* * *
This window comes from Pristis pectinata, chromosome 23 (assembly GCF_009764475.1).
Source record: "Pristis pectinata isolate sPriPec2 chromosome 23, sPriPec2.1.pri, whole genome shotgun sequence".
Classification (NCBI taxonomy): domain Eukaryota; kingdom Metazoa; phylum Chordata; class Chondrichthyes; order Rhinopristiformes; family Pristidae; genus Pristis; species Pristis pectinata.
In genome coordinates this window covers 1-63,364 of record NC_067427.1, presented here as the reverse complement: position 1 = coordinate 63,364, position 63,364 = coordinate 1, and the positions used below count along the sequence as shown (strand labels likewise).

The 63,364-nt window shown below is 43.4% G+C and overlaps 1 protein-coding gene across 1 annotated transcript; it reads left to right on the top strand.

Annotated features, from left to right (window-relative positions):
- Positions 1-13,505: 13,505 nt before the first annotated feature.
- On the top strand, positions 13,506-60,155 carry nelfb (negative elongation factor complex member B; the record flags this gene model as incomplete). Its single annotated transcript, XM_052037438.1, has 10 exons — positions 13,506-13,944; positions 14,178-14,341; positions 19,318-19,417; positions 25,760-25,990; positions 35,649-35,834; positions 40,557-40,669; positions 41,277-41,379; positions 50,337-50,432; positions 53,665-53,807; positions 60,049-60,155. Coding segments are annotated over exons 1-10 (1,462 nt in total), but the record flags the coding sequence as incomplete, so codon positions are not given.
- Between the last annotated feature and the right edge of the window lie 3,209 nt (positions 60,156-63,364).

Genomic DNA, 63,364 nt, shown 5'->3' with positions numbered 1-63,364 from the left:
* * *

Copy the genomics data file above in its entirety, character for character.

This window comes from Pristis pectinata, chromosome 23 (assembly GCF_009764475.1).
Source record: "Pristis pectinata isolate sPriPec2 chromosome 23, sPriPec2.1.pri, whole genome shotgun sequence".
Classification (NCBI taxonomy): domain Eukaryota; kingdom Metazoa; phylum Chordata; class Chondrichthyes; order Rhinopristiformes; family Pristidae; genus Pristis; species Pristis pectinata.
In genome coordinates this window covers 1-63,364 of record NC_067427.1, presented here as the reverse complement: position 1 = coordinate 63,364, position 63,364 = coordinate 1, and the positions used below count along the sequence as shown (strand labels likewise).

The 63,364-nt window shown below is 43.4% G+C and overlaps 1 protein-coding gene across 1 annotated transcript; it reads left to right on the top strand.

Annotated features, from left to right (window-relative positions):
- Positions 1-13,505: 13,505 nt before the first annotated feature.
- On the top strand, positions 13,506-60,155 carry nelfb (negative elongation factor complex member B; the record flags this gene model as incomplete). Its single annotated transcript, XM_052037438.1, has 10 exons — positions 13,506-13,944; positions 14,178-14,341; positions 19,318-19,417; positions 25,760-25,990; positions 35,649-35,834; positions 40,557-40,669; positions 41,277-41,379; positions 50,337-50,432; positions 53,665-53,807; positions 60,049-60,155. Coding segments are annotated over exons 1-10 (1,462 nt in total), but the record flags the coding sequence as incomplete, so codon positions are not given.
- Between the last annotated feature and the right edge of the window lie 3,209 nt (positions 60,156-63,364).

Genomic DNA, 63,364 nt, shown 5'->3' with positions numbered 1-63,364 from the left: